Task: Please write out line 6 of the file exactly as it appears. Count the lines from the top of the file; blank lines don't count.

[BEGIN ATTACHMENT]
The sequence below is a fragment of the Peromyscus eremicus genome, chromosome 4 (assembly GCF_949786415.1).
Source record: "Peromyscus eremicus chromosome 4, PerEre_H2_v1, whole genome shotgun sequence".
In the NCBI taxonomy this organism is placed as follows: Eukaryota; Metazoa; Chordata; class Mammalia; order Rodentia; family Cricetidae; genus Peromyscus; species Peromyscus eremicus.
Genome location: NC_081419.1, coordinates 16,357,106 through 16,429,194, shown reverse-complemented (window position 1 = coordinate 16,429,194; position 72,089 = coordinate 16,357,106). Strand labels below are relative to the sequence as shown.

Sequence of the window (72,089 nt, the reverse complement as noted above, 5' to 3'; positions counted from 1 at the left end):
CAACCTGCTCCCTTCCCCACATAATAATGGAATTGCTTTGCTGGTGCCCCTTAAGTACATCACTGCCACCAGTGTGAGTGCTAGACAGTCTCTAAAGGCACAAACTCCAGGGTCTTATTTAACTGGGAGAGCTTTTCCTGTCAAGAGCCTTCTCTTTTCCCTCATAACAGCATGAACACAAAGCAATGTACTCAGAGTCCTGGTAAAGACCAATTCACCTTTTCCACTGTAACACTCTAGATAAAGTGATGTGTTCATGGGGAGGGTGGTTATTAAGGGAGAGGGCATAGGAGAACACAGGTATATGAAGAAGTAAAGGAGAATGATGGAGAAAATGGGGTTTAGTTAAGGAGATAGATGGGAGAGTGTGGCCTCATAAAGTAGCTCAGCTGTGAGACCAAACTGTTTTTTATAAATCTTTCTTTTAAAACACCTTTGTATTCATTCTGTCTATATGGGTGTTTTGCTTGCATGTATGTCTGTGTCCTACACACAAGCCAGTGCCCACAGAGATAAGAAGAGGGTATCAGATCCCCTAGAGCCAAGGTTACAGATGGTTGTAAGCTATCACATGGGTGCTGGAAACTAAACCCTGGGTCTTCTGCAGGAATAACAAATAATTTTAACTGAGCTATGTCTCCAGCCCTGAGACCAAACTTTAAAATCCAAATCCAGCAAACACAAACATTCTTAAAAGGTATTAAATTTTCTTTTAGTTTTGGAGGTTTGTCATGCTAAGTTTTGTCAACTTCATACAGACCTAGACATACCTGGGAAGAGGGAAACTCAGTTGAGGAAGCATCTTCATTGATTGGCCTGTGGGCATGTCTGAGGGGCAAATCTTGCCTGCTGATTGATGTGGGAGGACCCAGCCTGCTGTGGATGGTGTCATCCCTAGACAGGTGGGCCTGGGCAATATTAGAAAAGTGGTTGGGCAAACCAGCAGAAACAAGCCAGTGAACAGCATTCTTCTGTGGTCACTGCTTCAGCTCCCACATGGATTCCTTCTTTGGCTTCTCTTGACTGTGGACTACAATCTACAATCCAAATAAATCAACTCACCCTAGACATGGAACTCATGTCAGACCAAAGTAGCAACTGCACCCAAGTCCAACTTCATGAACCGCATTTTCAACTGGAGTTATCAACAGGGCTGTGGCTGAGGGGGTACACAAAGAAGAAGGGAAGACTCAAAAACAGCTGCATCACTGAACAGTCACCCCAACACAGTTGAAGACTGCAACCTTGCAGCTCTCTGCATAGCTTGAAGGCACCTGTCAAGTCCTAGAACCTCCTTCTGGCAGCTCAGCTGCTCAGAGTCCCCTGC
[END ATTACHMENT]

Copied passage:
CAACCTGCTCCCTTCCCCACATAATAATGGAATTGCTTTGCTGGTGCCCCTTAAGTACATCACTGCCACCAGTGTGAGTGCTAGACAGTCTCTAAAGGCACAAACTCCAGGGTCTTATTTAACTGGGAGAGCTTTTCCTGTCAAGAGCCTTCTCTTTTCCCTCATAACAGCATGAACACAAAGCAATGTACTCAGAGTCCTGGTAAAGACCAATTCACCTTTTCCACTGTAACACTCTAGATAAAGTGATGTGTTCATGGGGAGGGTGGTTATTAAGGGAGAGGGCATAGGAGAACACAGGTATATGAAGAAGTAAAGGAGAATGATGGAGAAAATGGGGTTTAGTTAAGGAGATAGATGGGAGAGTGTGGCCTCATAAAGTAGCTCAGCTGTGAGACCAAACTGTTTTTTATAAATCTTTCTTTTAAAACACCTTTGTATTCATTCTGTCTATATGGGTGTTTTGCTTGCATGTATGTCTGTGTCCTACACACAAGCCAGTGCCCACAGAGATAAGAAGAGGGTATCAGATCCCCTAGAGCCAAGGTTACAGATGGTTGTAAGCTATCACATGGGTGCTGGAAACTAAACCCTGGGTCTTCTGCAGGAATAACAAATAATTTTAACTGAGCTATGTCTCCAGCCCTGAGACCAAACTTTAAAATCCAAATCCAGCAAACACAAACATTCTTAAAAGGTATTAAATTTTCTTTTAGTTTTGGAGGTTTGTCATGCTAAGTTTTGTCAACTTCATACAGACCTAGACATACCTGGGAAGAGGGAAACTCAGTTGAGGAAGCATCTTCATTGATTGGCCTGTGGGCATGTCTGAGGGGCAAATCTTGCCTGCTGATTGATGTGGGAGGACCCAGCCTGCTGTGGATGGTGTCATCCCTAGACAGGTGGGCCTGGGCAATATTAGAAAAGTGGTTGGGCAAACCAGCAGAAACAAGCCAGTGAACAGCATTCTTCTGTGGTCACTGCTTCAGCTCCCACATGGATTCCTTCTTTGGCTTCTCTTGACTGTGGACTACAATCTACAATCCAAATAAATCAACTCACCCTAGACATGGAACTCATGTCAGACCAAAGTAGCAACTGCACCCAAGTCCAACTTCATGAACCGCATTTTCAACTGGAGTTATCAACAGGGCTGTGGCTGAGGGGGTACACAAAGAAGAAGGGAAGACTCAAAAACAGCTGCATCACTGAACAGTCACCCCAACACAGTTGAAGACTGCAACCTTGCAGCTCTCTGCATAGCTTGAAGGCACCTGTCAAGTCCTAGAACCTCCTTCTGGCAGCTCAGCTGCTCAGAGTCCCCTGC